Trump moves into damage control mode (just like every other politician)

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When the British ambassador to Washington was caught disparaging President Trump in cables back to London, everyone knew what happened next would be rather undiplomatic.

The president Twitter-taunted “wacky” Kim Darroch, and said he’d refuse to deal with him, even though his job was to give candid advice, and he never intended the harsh assessments of Trump to become public. Sir Kim quickly resigned, saying it had become impossible for him to do his job.

But there was this telling line from the president:  “I don’t know the Ambassador but have been told he is a pompous fool.”

Well, Trump did know Theresa May’s envoy, and had dealt with him in a number of meetings. It’s rather obvious that he was distancing himself from someone who was now trashing him.

The distancing thing is one arrow in the damage-control backpack, one that nearly every politician uses at one time or another. When a campaign donor turns out to be a crook. When a top aide writes a derogatory book. Or, as in the case of Jeffrey Epstein, when an old friend turns out to be a pedophile.

The distancers have been breaking speed records with Epstein, who has been charged with sex trafficking after a sweetheart deal approved by Labor Secretary Alex Acosta back in 2008 all but let him off the hook for having sex with young girls.

Trump told reporters he had a “falling out” with Epstein and hasn’t spoken to him in 15 years. (The New York Times reported that a business associate was to bring 28 young women to Mar-a-Lago for a “calendar girl” competition, and was surprised that the only attendees were to be Trump and Epstein.)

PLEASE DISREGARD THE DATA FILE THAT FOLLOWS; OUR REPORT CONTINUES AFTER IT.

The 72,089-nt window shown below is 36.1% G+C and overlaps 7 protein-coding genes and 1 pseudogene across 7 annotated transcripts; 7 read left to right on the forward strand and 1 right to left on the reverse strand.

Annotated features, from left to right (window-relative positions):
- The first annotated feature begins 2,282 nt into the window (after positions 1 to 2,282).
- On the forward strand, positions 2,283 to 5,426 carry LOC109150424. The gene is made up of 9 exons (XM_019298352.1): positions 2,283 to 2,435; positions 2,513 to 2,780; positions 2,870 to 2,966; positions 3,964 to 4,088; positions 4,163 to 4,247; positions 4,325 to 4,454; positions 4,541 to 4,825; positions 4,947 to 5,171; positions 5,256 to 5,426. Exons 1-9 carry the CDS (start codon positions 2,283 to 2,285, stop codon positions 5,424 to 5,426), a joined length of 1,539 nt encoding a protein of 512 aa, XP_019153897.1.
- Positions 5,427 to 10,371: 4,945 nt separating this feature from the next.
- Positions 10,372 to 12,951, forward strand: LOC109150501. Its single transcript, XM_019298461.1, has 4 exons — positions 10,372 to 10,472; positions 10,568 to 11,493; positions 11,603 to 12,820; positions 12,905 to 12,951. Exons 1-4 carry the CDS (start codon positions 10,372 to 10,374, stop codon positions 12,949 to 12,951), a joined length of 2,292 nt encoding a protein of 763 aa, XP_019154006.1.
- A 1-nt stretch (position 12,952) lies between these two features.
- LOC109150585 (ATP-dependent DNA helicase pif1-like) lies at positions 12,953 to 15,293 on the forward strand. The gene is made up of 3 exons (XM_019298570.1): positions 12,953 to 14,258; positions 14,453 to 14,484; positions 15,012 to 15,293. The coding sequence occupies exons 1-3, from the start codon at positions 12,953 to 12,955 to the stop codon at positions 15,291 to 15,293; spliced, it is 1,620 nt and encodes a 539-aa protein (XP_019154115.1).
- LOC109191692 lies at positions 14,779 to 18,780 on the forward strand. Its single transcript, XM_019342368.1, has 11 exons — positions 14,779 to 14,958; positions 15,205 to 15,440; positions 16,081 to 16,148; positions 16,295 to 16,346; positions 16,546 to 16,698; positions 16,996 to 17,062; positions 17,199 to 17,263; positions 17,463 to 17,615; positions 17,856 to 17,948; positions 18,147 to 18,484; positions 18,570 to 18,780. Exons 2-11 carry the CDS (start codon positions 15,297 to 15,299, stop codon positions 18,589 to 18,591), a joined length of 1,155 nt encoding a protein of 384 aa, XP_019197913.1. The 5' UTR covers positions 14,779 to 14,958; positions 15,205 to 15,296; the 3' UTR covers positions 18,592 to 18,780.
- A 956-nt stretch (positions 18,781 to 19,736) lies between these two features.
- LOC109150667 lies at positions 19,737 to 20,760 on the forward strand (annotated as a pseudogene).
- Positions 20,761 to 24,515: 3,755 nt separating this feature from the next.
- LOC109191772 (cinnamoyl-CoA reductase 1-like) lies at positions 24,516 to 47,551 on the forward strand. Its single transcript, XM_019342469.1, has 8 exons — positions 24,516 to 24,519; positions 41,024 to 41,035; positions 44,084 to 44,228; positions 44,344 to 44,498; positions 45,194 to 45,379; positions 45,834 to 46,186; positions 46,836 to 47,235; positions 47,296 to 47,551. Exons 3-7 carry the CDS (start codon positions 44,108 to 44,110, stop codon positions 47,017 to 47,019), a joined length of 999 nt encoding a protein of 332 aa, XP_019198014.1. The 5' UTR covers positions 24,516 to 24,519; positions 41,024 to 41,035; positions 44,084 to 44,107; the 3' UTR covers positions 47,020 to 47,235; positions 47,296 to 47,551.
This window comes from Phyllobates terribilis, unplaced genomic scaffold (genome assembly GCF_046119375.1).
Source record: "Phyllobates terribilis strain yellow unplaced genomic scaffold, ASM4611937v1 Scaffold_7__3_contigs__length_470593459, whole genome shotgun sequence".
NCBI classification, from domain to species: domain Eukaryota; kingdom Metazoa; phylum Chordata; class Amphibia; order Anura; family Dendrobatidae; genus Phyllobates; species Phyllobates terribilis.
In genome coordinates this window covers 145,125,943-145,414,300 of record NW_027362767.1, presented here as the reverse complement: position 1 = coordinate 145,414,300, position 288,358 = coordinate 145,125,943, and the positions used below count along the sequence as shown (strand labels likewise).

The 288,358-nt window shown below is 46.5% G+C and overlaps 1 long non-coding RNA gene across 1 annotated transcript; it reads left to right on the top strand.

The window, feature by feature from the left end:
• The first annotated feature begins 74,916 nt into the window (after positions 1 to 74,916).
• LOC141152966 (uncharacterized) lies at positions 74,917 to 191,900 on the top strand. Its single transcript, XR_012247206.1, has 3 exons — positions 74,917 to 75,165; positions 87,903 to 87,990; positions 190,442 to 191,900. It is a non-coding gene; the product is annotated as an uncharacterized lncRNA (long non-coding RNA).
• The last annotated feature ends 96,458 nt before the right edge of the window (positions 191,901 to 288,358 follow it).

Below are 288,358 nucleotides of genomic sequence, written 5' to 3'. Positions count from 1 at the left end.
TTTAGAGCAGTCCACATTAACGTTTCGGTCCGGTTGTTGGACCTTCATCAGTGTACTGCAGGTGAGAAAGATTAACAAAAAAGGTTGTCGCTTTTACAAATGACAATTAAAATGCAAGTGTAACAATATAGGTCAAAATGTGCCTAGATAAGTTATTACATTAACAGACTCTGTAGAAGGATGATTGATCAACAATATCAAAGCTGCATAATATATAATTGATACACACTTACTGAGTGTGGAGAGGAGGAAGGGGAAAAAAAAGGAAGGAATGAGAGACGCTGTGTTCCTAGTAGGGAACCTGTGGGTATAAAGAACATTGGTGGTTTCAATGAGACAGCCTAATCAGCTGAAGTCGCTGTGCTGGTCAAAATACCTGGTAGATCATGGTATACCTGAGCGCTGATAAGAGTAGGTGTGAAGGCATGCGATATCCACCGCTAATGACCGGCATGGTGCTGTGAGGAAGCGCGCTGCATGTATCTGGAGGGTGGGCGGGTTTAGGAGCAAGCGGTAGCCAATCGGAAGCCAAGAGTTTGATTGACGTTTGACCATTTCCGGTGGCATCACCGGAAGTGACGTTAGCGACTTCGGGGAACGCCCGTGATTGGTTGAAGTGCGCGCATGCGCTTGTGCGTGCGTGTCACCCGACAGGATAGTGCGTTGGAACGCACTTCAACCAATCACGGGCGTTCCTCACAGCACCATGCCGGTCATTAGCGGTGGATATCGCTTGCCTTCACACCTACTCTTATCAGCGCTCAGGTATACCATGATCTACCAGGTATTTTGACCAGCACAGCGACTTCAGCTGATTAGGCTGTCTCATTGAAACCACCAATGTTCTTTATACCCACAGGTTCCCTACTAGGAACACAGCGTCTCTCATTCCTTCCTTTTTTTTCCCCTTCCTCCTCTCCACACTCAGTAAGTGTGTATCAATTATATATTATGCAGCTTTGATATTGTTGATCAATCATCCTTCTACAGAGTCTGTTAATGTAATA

Bill Clinton rushed out a statement that he had flown on Epstein’s private jet only four times, and visited him only on a couple of other occasions.

In the Beltway culture, distancing is a fine and much-practiced art.


The Washington Post says the Trump maneuver has become something of an insider joke among his advisers. With the Darroch dustup, “the rejoinder fit a familiar pattern for Trump, who is quick to minimize ties with people who criticize him or who find themselves facing an onslaught of negative attention that reflects poorly on the president.

“Among those who have gotten the ‘I barely know the guy’ treatment: Former acting attorney general Matthew G. Whitaker, conservative commentator Ann Coulter, former lawyer Michael Cohen, fired FBI director James B. Comey, former senior White House aide Stephen K. Bannon, former campaign chairman Paul Manafort, former State Department official Brett McGurk, longtime adviser Roger Stone, former White House aide Cliff Sims, former campaign aide George Papadopoulos and even the rapper Lil Jon, who starred on Trump’s reality TV show ‘Celebrity Apprentice.’”

That’s fair game. When Steve Bannon, who was Trump’s campaign chairman in the final stretch and White House senior adviser, left the fold, his ex-boss said: “Steve was rarely in a one-on-one meeting with me and only pretends to have had influence to fool a few people with no access and no clue, whom he helped write phony books.”

So the maneuver is executed not just with people who get mired in scandal but with those who suddenly turn on Trump. Remember Omarosa?

There are endless variations on the distancing act when an aide or confidant must be cut loose. I had no idea. Deeply disappointed. Just one of many advisers. If I had known I would have taken immediate action. I am demanding a full investigation.


As a businessman accustomed to cutting his losses, Donald Trump may be more aggressive than most in curtailing political damage by minimizing past relationships. But he hardly invented the practice.